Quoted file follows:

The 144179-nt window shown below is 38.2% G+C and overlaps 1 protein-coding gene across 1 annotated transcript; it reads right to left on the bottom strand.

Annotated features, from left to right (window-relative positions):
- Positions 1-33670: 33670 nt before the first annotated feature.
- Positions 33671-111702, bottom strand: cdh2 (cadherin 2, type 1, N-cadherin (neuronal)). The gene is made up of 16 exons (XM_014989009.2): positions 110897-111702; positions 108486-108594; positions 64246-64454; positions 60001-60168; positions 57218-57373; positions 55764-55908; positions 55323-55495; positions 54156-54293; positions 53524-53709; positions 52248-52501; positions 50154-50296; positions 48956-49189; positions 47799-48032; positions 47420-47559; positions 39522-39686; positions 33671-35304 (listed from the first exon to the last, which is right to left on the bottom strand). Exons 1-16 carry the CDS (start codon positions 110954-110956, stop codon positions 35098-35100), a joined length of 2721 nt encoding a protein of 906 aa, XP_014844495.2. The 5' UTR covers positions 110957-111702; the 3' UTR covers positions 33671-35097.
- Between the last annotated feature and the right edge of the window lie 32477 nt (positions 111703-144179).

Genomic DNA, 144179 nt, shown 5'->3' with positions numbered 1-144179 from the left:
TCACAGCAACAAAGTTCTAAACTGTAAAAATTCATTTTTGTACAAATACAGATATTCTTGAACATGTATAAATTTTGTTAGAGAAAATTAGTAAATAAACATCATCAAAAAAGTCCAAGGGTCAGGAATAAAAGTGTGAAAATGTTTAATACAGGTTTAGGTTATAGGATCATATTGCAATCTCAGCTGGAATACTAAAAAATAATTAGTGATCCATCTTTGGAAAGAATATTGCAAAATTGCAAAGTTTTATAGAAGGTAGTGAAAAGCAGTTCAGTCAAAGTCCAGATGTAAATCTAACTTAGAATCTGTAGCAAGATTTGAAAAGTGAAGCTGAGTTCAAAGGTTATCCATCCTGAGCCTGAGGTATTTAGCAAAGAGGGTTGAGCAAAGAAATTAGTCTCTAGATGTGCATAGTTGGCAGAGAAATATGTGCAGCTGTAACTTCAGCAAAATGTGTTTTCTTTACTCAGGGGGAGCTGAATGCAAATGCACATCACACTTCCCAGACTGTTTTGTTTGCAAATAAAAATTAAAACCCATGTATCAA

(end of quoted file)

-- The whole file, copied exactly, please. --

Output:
The 144179-nt window shown below is 38.2% G+C and overlaps 1 protein-coding gene across 1 annotated transcript; it reads right to left on the bottom strand.

Annotated features, from left to right (window-relative positions):
- Positions 1-33670: 33670 nt before the first annotated feature.
- Positions 33671-111702, bottom strand: cdh2 (cadherin 2, type 1, N-cadherin (neuronal)). The gene is made up of 16 exons (XM_014989009.2): positions 110897-111702; positions 108486-108594; positions 64246-64454; positions 60001-60168; positions 57218-57373; positions 55764-55908; positions 55323-55495; positions 54156-54293; positions 53524-53709; positions 52248-52501; positions 50154-50296; positions 48956-49189; positions 47799-48032; positions 47420-47559; positions 39522-39686; positions 33671-35304 (listed from the first exon to the last, which is right to left on the bottom strand). Exons 1-16 carry the CDS (start codon positions 110954-110956, stop codon positions 35098-35100), a joined length of 2721 nt encoding a protein of 906 aa, XP_014844495.2. The 5' UTR covers positions 110957-111702; the 3' UTR covers positions 33671-35097.
- Between the last annotated feature and the right edge of the window lie 32477 nt (positions 111703-144179).

Genomic DNA, 144179 nt, shown 5'->3' with positions numbered 1-144179 from the left:
TCACAGCAACAAAGTTCTAAACTGTAAAAATTCATTTTTGTACAAATACAGATATTCTTGAACATGTATAAATTTTGTTAGAGAAAATTAGTAAATAAACATCATCAAAAAAGTCCAAGGGTCAGGAATAAAAGTGTGAAAATGTTTAATACAGGTTTAGGTTATAGGATCATATTGCAATCTCAGCTGGAATACTAAAAAATAATTAGTGATCCATCTTTGGAAAGAATATTGCAAAATTGCAAAGTTTTATAGAAGGTAGTGAAAAGCAGTTCAGTCAAAGTCCAGATGTAAATCTAACTTAGAATCTGTAGCAAGATTTGAAAAGTGAAGCTGAGTTCAAAGGTTATCCATCCTGAGCCTGAGGTATTTAGCAAAGAGGGTTGAGCAAAGAAATTAGTCTCTAGATGTGCATAGTTGGCAGAGAAATATGTGCAGCTGTAACTTCAGCAAAATGTGTTTTCTTTACTCAGGGGGAGCTGAATGCAAATGCACATCACACTTCCCAGACTGTTTTGTTTGCAAATAAAAATTAAAACCCATGTATCAA